NASA F-18 Flights to Produce
Sonic Booms at KSC
July 25, 2017
NASA's research to advance
supersonic flight will take wing over the launch site for the
agency's storied space program in August.
NASA will fly an F-18
research aircraft, pictured here taxiing to the runway from
NASA's Armstrong Flight Research Center in Edwards, Calif., to
produce sonic booms over Kennedy Space Center. The sonic booms
will be recorded by equipment both in the air and on the ground,
providing NASA researchers with data to help them better
understand the impact of atmospheric turbulence on sonic booms.
NASA's F-18 aircraft were obtained from the U.S. Navy, and are
flown for research support and pilot proficiency.
Teams and aircraft from
NASA's Armstrong Flight Research Center in California, and
Langley Research Center in Virginia, two of the agency's centers
that conduct extensive aeronautical research, will deploy to
Kennedy Space Center in Florida for a nearly two-week flight
The historic spaceport will play host to the second series of
Sonic Booms in Atmospheric Turbulence flights, or SonicBAT,
continuing from 2016's successful supersonic research flights
flown at Edwards Air Force Base in California.
NASA's F-18 will fly at or
above 32,000 feet when it goes supersonic off the eastern coast
of Florida. The F-18's flightpath is positioned in efforts to
keep the strongest-sounding sonic booms away from residential
areas, while still producing sonic booms over Kennedy Space
Center, where the sonic boom sound will be collected by
microphone arrays on the ground. While sonic booms will be more
audible on the beaches north of KSC, Cape Canaveral Air Force
Station will hear "muted," or quieter, sonic booms. Areas
including Port Canaveral, Cocoa, Port St. John, Titusville,
Mims, and Scottsmoor are likely to hear a sound closer to the
rumble of distant thunder, though people may hear an occasional
"muted" sonic boom.
SonicBAT helps NASA
researchers better understand how low-altitude atmospheric
turbulence affects sonic booms, which are produced when an
aircraft flies at supersonic speeds, or faster than the speed of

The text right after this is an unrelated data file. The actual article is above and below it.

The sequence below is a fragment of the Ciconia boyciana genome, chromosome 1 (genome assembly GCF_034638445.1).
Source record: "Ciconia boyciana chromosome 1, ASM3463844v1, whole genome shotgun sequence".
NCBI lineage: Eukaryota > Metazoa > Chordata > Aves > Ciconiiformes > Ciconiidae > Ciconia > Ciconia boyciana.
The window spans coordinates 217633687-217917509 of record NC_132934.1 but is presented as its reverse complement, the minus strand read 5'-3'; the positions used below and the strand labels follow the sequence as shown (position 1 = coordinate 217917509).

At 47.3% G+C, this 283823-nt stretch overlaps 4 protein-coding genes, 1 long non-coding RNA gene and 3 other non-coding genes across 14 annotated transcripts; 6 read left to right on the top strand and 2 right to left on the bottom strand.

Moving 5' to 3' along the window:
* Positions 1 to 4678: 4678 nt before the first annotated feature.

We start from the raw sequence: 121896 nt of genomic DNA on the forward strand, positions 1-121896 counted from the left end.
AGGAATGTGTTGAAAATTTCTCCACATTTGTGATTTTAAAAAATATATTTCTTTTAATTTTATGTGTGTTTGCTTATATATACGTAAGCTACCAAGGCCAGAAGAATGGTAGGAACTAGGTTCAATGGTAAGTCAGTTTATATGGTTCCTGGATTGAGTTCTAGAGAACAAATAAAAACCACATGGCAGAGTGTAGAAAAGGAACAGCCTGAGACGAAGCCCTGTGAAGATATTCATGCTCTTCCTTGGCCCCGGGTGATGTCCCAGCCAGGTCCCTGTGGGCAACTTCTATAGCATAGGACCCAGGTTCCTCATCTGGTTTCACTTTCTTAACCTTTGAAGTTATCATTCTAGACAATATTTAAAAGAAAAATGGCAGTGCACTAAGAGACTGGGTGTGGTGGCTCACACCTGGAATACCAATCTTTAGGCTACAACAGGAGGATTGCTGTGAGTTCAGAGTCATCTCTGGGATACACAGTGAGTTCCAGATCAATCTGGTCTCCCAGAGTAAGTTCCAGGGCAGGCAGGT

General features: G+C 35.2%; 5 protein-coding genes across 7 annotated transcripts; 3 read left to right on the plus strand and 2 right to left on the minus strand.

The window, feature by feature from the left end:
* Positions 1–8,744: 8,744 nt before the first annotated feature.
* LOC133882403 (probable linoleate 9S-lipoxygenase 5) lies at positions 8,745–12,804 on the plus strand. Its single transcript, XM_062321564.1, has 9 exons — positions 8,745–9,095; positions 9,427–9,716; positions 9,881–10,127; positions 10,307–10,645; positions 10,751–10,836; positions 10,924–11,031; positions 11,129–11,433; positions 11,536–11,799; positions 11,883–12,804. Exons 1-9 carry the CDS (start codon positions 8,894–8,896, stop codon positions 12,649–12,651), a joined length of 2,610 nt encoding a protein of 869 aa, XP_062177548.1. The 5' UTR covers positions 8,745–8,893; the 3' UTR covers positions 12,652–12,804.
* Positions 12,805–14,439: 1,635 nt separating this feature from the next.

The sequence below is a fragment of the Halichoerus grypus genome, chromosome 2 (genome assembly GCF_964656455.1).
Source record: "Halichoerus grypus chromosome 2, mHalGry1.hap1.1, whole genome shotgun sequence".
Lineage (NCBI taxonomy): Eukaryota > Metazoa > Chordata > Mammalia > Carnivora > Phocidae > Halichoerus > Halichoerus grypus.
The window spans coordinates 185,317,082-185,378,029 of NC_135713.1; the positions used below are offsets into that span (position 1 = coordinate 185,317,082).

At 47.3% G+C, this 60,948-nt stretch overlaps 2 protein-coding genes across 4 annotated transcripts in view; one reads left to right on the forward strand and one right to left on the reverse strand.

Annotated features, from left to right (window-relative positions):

sound. The upcoming flight series is a key initiative in
validating tools and models that will be used for the
development of future quiet supersonic aircraft, which will
produce a soft thump in place of the louder sonic boom.
"In SonicBAT, we're trying to figure out how much atmospheric
turbulence changes sonic booms," said Ed Haering, SonicBAT's
principal investigator at Armstrong.
NASA is working to develop
an experimental airplane called the Low Boom Flight
Demonstration aircraft, or LBFD, which will be capable of
demonstrating flight at supersonic speeds without producing a
loud, disruptive sonic boom. NASA achieved a significant
milestone in June, 2017, by completing the preliminary design
review of the LBFD with Lockheed Martin Corporation.
The initial series of
SonicBAT flights provided NASA with data on the effect of
atmospheric turbulence on sonic booms in a dry climate. The
upcoming flights will continue that effort by collecting data in
the same fashion to measure the effect of the humid climate of
"Turbulence can make sonic booms quieter, or it can make them
louder. Last summer we tested in the hot, dry climate of Edwards
Air Force Base. We know that humidity can make sonic booms
louder, so we need to test some place wetter, and Kennedy fits
that bill," Haering said.
Sonic boom signature data will be collected from these tests
using audio equipment to capture noise levels both above and
below the turbulence layer, which will provide a comparison of
the sonic boom both before and after it travels through
To do this, a NASA Armstrong F-18 will take off from Kennedy's
Shuttle Landing Facilty and fly off the coast of Cape Canaveral
at an altitude of 32,000 feet. The F-18 will fly a designated
flight path where it will exceed Mach 1, the speed of sound, and
produce a sonic boom.
Meanwhile, NASA also will fly a TG-14 motorized glider, equipped
with a wingtip microphone, at an altitude between 4,000 to
10,000 feet, which is above the low-altitude turbulence layer.
At the test point, the TG-14 will temporarily shut down its
motor and glide. This will eliminate any unnecessary noise,
ensuring that the wingtip microphone will pick up a clean,
accurate sonic boom signature before it travels through any
To collect signatures of sonic booms that travel through the
turbulence layer, NASA, along with partners Wyle Laboratories
and Gulfstream Aerospace, will arrange two microphone arrays on
the ground at Kennedy, each with 16 microphones to collect data.
The project aims to collect data in three different conditions,
including low turbulence, medium turbulence and significant
turbulence, to obtain a stronger understanding of how the
variations impact sonic booms. To monitor these conditions, NASA
meteorologists will be on-site using anemometers to measure wind
speed, a sonic wind profiler to measure wind conditions at low
altitude, and a flux sensor to measure changes due to humidity.